Herricks board revises budget

Herricks board revises budget

The Herricks Board of Education has restored approximately $1 million to its proposed 2011-12 school budget, a 2.77 increase over the current year and a tax levy hike between 4.5 percent and 4.77 percent.

In a board meeting Thursday, the board presented a revised budget that restored the salaries of a music teacher ($100,000), a teaching position in the Gemini program for gifted elementary school students ($100,000), special education positions ($140,000) computer lab assistants ($152,000) and two teaching positions in the English as a Second Language program ($200,000).

“All these issues, what they come down to is our value system,” said Dr. Sanjay Jain, a member of the Herricks board. “Ultimately it will be our value systems that will form the budget. Why are we choosing some programs over others?”

Herricks Superintendent of Schools John Bierwirth had originally presented a 2 percent budget at the board’s request. It called for cutting two music teacher in the middle school and high school, two Gemini teaching positions, three ES: teaching positions, five special education teachers and four computer lab teaching assistants.

The revised budget proposal also restored $175,000 to the athletics budget, $10,000 for a high school drama production and $25,000 for eighth graders to take a trip to Boston. The original budget called for cutting $250,000 from the athletics budget with the elimination of several teams from the middle school and high school as part of it.

At the time Bierwirth presented his plan to hold the increase to 2 percent, he also presented an alternative plan to preserve all existing programs, which called for a 7.65 percent increase in spending.

After conferring with the district’s sports boosters and coaches, board president Christine Turner said a possible solution to eliminating teams would be to impose a charge for each student athlete.

“Perhaps if your child is playing a sport, we could charge $40 or $50,” Turner said.

She proposed a similar solution to make up for the proposed $90,000 in cuts for extracurricular clubs in grades K through 12.

“Rather than see it cut, I’d rather see the activities for kids,” she said.

Bierwirth suggested that the board allow him to “work up the numbers” with the booster and the coaches.

In response to a question one resident asked about whether parents could raise money to fund a Gemini teaching position, Bierwirth said there is no legal prohibition against the school district accepting funds for that purpose.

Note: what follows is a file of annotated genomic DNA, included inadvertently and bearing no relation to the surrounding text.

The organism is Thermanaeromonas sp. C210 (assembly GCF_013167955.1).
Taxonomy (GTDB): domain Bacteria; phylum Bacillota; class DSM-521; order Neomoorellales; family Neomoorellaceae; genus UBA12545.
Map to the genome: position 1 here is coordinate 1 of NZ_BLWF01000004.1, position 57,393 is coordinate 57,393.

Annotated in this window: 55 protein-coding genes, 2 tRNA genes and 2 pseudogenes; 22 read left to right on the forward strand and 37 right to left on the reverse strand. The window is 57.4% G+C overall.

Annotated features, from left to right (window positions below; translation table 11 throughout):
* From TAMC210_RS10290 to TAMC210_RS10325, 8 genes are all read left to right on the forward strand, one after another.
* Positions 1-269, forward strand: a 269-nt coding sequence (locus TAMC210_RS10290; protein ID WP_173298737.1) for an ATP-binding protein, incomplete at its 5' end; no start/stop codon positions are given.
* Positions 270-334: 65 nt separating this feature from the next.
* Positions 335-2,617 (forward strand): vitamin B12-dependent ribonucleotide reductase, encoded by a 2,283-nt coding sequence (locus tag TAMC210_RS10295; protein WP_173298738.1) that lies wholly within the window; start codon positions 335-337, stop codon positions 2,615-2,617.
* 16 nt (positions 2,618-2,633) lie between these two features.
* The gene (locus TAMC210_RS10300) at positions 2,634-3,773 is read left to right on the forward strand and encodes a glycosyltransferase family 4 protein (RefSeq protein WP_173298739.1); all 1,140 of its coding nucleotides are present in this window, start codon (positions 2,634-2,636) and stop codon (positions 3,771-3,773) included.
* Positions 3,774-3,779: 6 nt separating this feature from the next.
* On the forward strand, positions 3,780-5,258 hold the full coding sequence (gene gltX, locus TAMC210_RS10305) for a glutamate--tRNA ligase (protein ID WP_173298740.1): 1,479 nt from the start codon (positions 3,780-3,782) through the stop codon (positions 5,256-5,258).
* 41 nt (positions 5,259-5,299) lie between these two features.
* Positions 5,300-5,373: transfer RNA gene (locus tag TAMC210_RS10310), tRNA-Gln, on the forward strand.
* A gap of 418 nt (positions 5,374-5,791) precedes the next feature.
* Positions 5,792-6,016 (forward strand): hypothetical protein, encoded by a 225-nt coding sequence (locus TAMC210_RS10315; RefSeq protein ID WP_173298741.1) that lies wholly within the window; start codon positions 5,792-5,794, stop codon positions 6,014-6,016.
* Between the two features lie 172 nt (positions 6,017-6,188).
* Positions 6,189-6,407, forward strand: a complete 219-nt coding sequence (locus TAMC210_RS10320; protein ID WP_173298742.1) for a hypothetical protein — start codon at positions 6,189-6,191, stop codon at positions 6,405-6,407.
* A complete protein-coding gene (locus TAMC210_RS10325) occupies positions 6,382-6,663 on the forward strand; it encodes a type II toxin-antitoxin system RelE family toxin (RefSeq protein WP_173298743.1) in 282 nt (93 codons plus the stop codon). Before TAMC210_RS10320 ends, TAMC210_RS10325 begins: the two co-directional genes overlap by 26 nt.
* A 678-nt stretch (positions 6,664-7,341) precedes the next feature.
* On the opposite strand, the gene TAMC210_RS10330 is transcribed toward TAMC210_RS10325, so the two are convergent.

“But it’s a lot of money for people to raise,” he said.

Turner announced earlier in the meeting that the board had rejected a proposal from the Herricks Teachers Association for $750,000 in givebacks in next year’s in exchange for a guarantee of no layoffs.

Board vice president Richard Buckley said he was “flabbergasted” by the idea that residents could donate funds to the district to fund a teachers’ salary.

“If funds are granted to the school district, they can be used for personnel,” Bierwirth said, explaining the school district can accept grants earmarked for a specific program or other purpose.

Board member Peter Grisafi said permitting the private funding teaching positions is a “slippery slope” for the school district.

“We’re destroying the public school system and eventually a quality education will be a private system,” he said.

Jain said the choices the board makes about the budgets reflect the school district’s values.

In the public portion of the meeting, residents were passionate in defending school programs.

“When we cut off a limb, let’s not cut out the heart of our school district,” Maria Paciullo said. “I am here to advocate for the Gemini program. My son needs this program.”

One woman, who said she had one child still in the school and two who had been graduated from it, said she would be willing to pay extra to maintain Herricks’ exemplary music program as it is. And she offered a testimonial to the Gemini program.

“My middle one is studying to be a civil engineer and that’s directly related to him building bridges in Gemini,” she said.

“Let’s not ruin any programs,” parent Chris Michelen said.

Jonai Singh, a co-president of the Herricks PTA Council and a school board candidate, spoke in support of the district’s extracurricular programs.

“People have moved to this district because it has more than academics to offer,” she said. “All of these after school activities make it what it is.”

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